And who knows – people like for example Barry Brook (I might be wrong, but I think I saw him around the Azimuth blog) would eventually like to jump in, do the investigation and document it thoroughly? Barry Brook did great charts on his blog. And as I understood by looking for example at this
          report he can’t be called biased against nuclear power.

        • nad says:

          And apart from the Marin County example, there could eventually be other locations which may be interesting for a study about correlations between nuclear waste sites and cancer.

          If you want you could e.g. have a look at statistics over here (they have some local differentiation in there) and compare them with sites mentioned in this article (where I don’t know where to find the list of the sites) (see also this post on our blog about the issue.)

        • nad says:

          Somehow it seems one hyperlink didn’t appear in the above comment, so I repeat:

          And apart from the Marin County example, there could eventually be other locations which may be interesting for a study about correlations between nuclear waste sites and cancer.

          If you want you could e.g. have a look at statistics over here (they have some local differentiation in there) and compare them with sites mentioned in this article (where I don’t know where to find the list of the sites) (see also this post on our blog about the issue.)

    • John Baez says:

      On the Azimuth Forum, Graham Jones wrote:

      Roko Mijic said this on Google+:

      Now, I wonder how big the variance in death figures over a 13 week period is? Since I don’t have the time to chase up data on deaths over a 13 week period for the past 10 years, I don’t know. But there is a way to get a lower bound on it. Conveniently, they provide a table of deaths in the individual weeks 12-25. For all the weeks in 2011 and 2010 combined, the standard deviation of those weekly figures is 556 deaths. Multiplying by the square root of 13, we get an estimate of the standard deviation of the sum of 13 weeks. And the answer is: 2006 deaths.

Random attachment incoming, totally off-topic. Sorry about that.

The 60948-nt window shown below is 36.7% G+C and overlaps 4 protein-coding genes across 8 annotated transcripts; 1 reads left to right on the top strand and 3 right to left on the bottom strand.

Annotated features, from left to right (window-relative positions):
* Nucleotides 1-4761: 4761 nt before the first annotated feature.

I just read this on the blog and I’m replying here.

      This is not a good way to estimate the standard deviation of the weekly figures. The paper is about differences between various 14 week periods. If you combine the data for two of them, including the allegedly unusual one, your estimate for the standard deviation will likely too high, since it will be increased by differences between periods. Even if you use the periods separately, and ignore the period after Mar 2011, there may be seasonal effects within the periods which boost the estimated standard deviation. (There certainly are such effects around Xmas.)

      Like Roko Mijic, I can’t be bothered to download more data. It is not difficult to do, but it is too like my day job. Using the data from the paper, I think the best way to estimate the standard deviation, allowing for seasonal effects, is to take the two ‘before’ periods (Dec 2009 – Mar 2010 and Dec 2010 – Mar 2011), subtract corresponding weeks, and estimate the standard deviation of the differences, and then divide by sqrt(2). I get 332 for the sd of the weekly figures.

      Next, I simulated data from a normal with mean 11000 and sd 332, and found out how often the method in the paper produced a result which is more unusual than the value of the statistic they calculated in Appendix Table 4. This happens about 20% of the time for a two-sided result or 10% for a one-sided result.

      Here is my R code for you to check.

      x2010spring <- c(11010, 11097, 11075, 10712, 10940, 10549, 10637, 10389,
      10491, 10352, 9894, 10781, 10178, 10290)